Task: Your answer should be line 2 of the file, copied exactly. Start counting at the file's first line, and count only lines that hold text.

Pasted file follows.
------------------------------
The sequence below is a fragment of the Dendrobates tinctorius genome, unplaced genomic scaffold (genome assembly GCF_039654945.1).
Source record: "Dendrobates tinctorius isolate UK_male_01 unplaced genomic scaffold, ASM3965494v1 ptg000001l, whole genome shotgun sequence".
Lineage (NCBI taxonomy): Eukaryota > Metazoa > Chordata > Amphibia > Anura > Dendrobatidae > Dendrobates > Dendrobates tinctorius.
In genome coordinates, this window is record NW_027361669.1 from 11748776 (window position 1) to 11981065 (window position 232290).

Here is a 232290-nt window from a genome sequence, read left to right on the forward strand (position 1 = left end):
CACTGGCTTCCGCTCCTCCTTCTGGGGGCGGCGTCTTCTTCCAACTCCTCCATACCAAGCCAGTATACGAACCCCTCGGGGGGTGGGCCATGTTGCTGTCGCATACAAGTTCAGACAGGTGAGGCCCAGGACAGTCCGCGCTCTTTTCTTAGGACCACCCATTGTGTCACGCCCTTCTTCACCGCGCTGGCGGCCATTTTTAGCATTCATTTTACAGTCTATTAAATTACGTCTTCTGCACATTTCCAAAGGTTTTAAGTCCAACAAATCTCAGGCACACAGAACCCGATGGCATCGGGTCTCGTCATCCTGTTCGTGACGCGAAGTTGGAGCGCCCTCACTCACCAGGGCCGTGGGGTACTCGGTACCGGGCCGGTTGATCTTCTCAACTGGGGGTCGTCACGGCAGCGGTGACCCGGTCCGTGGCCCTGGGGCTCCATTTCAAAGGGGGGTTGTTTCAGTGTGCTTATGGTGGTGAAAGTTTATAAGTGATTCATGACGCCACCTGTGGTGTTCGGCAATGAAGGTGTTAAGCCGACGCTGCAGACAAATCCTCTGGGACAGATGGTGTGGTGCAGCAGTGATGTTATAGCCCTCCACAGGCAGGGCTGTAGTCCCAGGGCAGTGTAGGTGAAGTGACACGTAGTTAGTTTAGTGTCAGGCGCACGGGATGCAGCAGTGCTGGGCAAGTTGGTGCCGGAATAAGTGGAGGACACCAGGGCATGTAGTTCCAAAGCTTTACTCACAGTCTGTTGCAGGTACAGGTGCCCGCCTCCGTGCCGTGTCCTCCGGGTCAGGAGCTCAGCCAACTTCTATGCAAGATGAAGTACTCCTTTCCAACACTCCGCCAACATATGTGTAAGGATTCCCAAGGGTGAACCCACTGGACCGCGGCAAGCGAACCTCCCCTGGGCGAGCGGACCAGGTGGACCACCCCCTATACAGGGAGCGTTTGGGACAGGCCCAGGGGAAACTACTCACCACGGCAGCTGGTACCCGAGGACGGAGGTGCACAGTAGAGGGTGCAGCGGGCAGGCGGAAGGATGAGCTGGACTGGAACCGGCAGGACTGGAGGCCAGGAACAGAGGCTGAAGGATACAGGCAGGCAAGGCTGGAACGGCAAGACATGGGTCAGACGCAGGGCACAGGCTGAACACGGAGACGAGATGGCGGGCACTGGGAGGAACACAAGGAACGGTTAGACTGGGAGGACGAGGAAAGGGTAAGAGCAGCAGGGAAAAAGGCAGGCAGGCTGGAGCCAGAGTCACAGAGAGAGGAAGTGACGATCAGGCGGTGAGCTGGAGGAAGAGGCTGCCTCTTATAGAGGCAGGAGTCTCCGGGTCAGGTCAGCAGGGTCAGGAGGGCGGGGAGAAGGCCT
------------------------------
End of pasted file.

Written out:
Source record: "Dendrobates tinctorius isolate UK_male_01 unplaced genomic scaffold, ASM3965494v1 ptg000001l, whole genome shotgun sequence".